Marker vaccines could beat IBR

Marker vaccines could be the answer to future infectious bovine rhinotracheitis (IBR) eradication in the UK, according to Intervet Schering Plough.

To try to eradicate IBR it is necessary to tell an infected animal from a vaccinated, non-infected one, which is impossible with standard (non-marker) vaccines, explains the company’s ruminant vet adviser Paul Williams.

“Marker vaccines offer all the benefits of a traditional IBR vaccine while also providing the opportunity to export healthy animals Ð as marker vaccinated and non-infected Ð to IBR-eradicating parts of Europe.”

Without this, a growing movement across the EU to eradicate IBR in cattle could become a
barrier to trade for countries like the UK without formal control or eradication schemes in place.

“The UK is way behind its European competitors in terms of disease eradication, and now IBR has become a widespread and costly disease in beef cattle in this country,” Mr Williams continues.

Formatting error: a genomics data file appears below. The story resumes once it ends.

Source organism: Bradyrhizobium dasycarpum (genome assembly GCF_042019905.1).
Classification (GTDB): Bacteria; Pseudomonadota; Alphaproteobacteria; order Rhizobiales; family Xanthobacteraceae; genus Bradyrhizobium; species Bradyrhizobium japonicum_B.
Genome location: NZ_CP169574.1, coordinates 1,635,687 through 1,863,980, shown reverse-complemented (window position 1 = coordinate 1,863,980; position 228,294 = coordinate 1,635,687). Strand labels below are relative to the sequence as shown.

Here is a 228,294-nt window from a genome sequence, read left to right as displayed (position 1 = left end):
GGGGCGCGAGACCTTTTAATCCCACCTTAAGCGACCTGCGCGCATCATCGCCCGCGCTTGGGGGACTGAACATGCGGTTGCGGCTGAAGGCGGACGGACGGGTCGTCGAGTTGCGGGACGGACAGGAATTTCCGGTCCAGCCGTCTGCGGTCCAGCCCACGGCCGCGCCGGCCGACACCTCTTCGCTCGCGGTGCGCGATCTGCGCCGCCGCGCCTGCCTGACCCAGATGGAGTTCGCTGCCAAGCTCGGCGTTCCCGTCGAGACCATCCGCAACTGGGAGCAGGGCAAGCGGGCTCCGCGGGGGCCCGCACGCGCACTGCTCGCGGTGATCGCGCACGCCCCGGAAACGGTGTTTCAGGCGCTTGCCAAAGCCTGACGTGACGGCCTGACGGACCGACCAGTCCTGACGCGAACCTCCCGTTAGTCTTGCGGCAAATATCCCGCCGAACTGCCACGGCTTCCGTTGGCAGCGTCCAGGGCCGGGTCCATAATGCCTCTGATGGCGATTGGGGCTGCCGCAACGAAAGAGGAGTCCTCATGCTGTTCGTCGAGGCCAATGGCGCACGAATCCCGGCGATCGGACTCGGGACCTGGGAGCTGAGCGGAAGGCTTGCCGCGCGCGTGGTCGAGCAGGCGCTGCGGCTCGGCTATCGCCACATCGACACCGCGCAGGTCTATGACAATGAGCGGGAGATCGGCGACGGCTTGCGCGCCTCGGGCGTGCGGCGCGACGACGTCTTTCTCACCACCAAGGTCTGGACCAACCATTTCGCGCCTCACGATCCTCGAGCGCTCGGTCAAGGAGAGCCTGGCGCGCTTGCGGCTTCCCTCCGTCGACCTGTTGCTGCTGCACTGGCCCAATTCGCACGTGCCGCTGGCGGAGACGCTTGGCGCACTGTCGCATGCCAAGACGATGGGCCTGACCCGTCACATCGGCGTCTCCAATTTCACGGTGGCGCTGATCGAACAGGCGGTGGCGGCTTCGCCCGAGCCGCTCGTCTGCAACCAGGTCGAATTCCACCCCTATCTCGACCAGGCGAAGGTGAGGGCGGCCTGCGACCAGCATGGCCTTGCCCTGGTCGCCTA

Recent blood screening of a nationwide sample of beef herds through Intervet Schering Plough’s Beef Check diagnostic service revealed 72% testing positive for IBR.

“This compares poorly with other EU countries such as Holland, where disease exposure levels are less than 10% of the national herd. And in Holland, live marker vaccines now account for more than 90% of their IBR vaccine use,” he says.

“The cost of IBR is also potentially enormous, so control is imperative,” says Mr Williams.

Studies have shown infected cattle can take up to four weeks longer to finish. In addition, animals can die from IBR, pushing losses into the thousands of pounds.

“Being able to distinguish a vaccinated animal from one that has been exposed to IBR naturally Ð or one that is naturally free from infection Ð will be a significant benefit for any producer wanting to move towards disease eradication.

“As disease-free accreditation may yet arrive in the UK, the wholesale move to marker live vaccine makes sound commercial sense,” he says.